As a perspective, probably the biggest benefit of meeting the interoperability challenge will be to allow for routine comparisons between computational evaluations and experimental observations. In fact, it is not trivial to associate a given computed quantity, derived through a given theoretical modelling, to an experimentally measured quantity. This association requires the judgment of a domain expert and a full characterization of both compared quantities. This is where a formalized ontology, applied to FAIR data in materials science, could automatize the process.

Abbreviations, acronyms, and initialisms

  • AI: artificial intelligence
  • aiMD: ab initio calculated forces and energies
  • API: application programming interface
  • BSE: Bethe-Salpeter equation
  • CASPT2: complete active-space second-order perturbation theory
  • CASSCF: complete active-space self-consistent Field
  • CC: coupled-cluster
  • CML: Chemical Markup Language
  • CIF: Crystallographic Information File; Crystallographic Information Framework
  • DFT: density-functional theory
  • DFTP: density-functional perturbation theory
  • DMFT: dynamical mean-field theory
  • DOI: digital object identifier
  • ELN: electronic laboratory notebook
  • EMMC: European Materials Modelling Council
  • EMMO: Elemental Multiperspective Material Ontology
  • ESCDF: Electronic Structure Common Data Format
  • ETSF: European Theoretical Spectroscopy Facility
  • FAIR: findable, accessible, interoperable, reusable
  • FLOSS: Free Libre Open-Source Software
  • GS: general state
  • GW: Green's function G and dynamically screened Coulomb interaction W
  • IUCr: International Union of Crystallography
  • JCAMP-DX: Joint Committee on Atomic and Molecular Physical Data - Data Exchange
  • JUMBO: Java Universal Molecular/Markup Browser for Objects
  • LIMS: laboratory information management system
  • MBPT: many-body perturbation theory
  • MD: molecular dynamics
  • MDR metadata registry
  • ML: machine learning
  • MM: molecular mechanics
  • MRCI: multireference configuration interaction
  • NOMAD: Novel-Materials Discovery Laboratory
  • OPTIMADE: Open Databases Integration for Materials Design
  • PID: persistent identifier
  • TDDFT: time-dependent DFT
  • XML: Extensible Markup Language


We would like to thank all the participants to the workshop “Shared Metadata and Data Formats for Big-Data Driven Materials Science: A NOMAD–FAIR-DI Workshop,” as listed at META2019, who have contributed with questions and comments to ideas discussed in this paper. The organizers of and participants to the OMDI2021 workshop (see for the full list of names) are acknowledged for insightful discussions that inspired some of the concepts discussed in the Section “Outlook on ontologies in materials science.” This work received funding by the European Union’s Horizon 2020 research and innovation program under the grant agreement N° 951786 (NOMAD CoE) and by the German Research Foundation (DFG) through the NFDI consortium FAIRmat, project 460197019. We acknowledge support by the Open Access Publication Fund of Humboldt-Universität zu Berlin. SVL’s contribution was supported by RSCF grant 21-13-00419.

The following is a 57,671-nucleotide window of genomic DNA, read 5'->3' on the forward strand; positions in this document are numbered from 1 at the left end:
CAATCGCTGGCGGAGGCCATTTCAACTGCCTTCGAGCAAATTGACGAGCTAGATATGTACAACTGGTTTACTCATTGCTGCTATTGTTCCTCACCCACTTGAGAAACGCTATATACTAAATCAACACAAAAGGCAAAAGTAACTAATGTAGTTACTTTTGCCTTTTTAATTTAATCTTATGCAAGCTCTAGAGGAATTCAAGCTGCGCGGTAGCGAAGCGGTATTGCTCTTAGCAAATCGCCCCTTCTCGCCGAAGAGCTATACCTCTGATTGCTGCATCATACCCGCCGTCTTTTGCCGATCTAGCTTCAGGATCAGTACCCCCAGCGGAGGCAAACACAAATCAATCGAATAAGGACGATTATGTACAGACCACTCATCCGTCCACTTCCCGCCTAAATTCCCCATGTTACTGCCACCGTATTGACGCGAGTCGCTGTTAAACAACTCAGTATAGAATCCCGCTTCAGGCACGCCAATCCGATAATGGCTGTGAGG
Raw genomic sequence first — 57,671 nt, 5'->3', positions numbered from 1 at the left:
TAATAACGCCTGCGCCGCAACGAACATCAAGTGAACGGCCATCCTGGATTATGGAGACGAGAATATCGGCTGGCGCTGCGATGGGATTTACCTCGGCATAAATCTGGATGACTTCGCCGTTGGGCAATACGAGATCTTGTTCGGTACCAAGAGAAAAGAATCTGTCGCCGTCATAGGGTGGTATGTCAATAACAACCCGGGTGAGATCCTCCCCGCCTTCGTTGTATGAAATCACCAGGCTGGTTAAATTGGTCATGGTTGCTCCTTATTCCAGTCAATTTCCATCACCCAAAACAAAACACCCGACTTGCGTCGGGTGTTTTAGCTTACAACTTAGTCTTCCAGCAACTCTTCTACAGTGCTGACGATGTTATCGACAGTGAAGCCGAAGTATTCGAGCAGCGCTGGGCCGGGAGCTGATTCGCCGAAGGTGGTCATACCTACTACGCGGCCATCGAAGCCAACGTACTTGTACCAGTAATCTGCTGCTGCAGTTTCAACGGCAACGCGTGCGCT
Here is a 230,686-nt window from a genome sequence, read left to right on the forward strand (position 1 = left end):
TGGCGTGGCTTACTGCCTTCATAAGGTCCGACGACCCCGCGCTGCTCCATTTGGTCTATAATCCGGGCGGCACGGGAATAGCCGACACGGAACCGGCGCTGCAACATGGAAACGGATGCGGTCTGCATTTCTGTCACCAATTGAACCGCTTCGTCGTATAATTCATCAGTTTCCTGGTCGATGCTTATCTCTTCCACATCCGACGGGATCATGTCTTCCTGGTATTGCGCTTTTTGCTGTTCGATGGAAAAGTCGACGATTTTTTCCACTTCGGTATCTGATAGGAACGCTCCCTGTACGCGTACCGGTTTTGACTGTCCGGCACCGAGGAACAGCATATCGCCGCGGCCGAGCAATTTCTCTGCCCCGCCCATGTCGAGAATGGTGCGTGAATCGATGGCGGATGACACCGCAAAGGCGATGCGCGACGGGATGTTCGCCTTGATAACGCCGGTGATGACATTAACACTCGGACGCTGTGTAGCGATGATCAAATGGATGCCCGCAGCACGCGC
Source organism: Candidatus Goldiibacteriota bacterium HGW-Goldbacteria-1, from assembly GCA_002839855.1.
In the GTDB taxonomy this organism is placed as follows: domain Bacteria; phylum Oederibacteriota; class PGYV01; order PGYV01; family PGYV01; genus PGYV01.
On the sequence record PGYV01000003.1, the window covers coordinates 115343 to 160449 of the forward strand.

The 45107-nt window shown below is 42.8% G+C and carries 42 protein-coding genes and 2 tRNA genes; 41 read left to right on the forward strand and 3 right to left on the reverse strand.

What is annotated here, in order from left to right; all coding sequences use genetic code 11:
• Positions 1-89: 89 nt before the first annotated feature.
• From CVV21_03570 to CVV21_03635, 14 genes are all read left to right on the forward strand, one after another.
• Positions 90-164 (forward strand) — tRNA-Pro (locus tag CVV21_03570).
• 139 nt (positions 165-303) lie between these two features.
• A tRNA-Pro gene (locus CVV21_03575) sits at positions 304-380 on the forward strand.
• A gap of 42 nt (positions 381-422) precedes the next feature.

Author contributions

The present paper is inspired by and based on the minutes of the workgroups discussions at the workshop “Shared Metadata and Data Formats for Big-Data Driven Materials Science: A NOMAD–FAIR-DI Workshop.” Here, we report the composition of the original work groups, which reflect into the main contributions to the paper’s sections. Metadata, metadata schemas and ontologies (Introduction, Section “Towards FAIR metadata schemas for computational materials science” and section “Outlook on ontologies in materials science”): Patrick Lambrix, Javad Chamanara, Carsten Baldauf, Tatyana Sheveleva, Benjamin Regler, Alvin Noe Ladines, Christoph T. Koch, Christof Wöll, Stefano Cozzini, Astrid Schneidewind, Maja-Olivia Himmer; Ground-state calculations (Section “Metadata for ground-state electronic-structure calculations”): Micael Oliveira, Sergey Levchenko; Perturbative and excited-states calculations (Section “Metadata for external-perturbation and excited-state electronic-structure calculations”): Claudia Draxl, Pasquale Pavone, Denis Usvyat; Potential-energy sampling (Section “Metadata for potential-energy sampling”): James Kermode, Tristan Bereau, Christian Carbogno, Omar Valsson, Markus Kühbach, Chuanxun Su, Ron Miller, Berk Onat; Workflows (Section “Metadata for Computational Workflows”): Stefano Curtarolo, Shyam Dwaraknath, Adam Michalchuk, Giovanni Pizzi, Gian-Marco Rignanese, Jörg Schaarschmidt; Data formats (Section “File Formats”): Ádám Fekete, Markus Scheidgen; Metadata for experiments (Section “Metadata schemas for experimental materials science”): Christoph T. Koch, Sandor Brockhauser, Astrid Schneidewind. Luca M. Ghiringhelli and Matthias Scheffler coordinated the formation of the work groups, participated to the discussions in several work groups, and prepared the first draft of the paper. All authors contributed to the final version of the paper.


Open access funding enabled and organized by Projekt DEAL.

Competing interests

The authors declare no competing interests.


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This presentation is faithful to the original, with only a few minor changes to presentation. In some cases important information was missing from the references, and that information was added. Several inline URLs from the original were turned into full citations for this version. The original didn't state what GW was; for this version, an explanation and citation was given for clarity. The URL to the EMMC and EMMO website was broken when adding this to LIMSwiki; an archived URL was used in its place.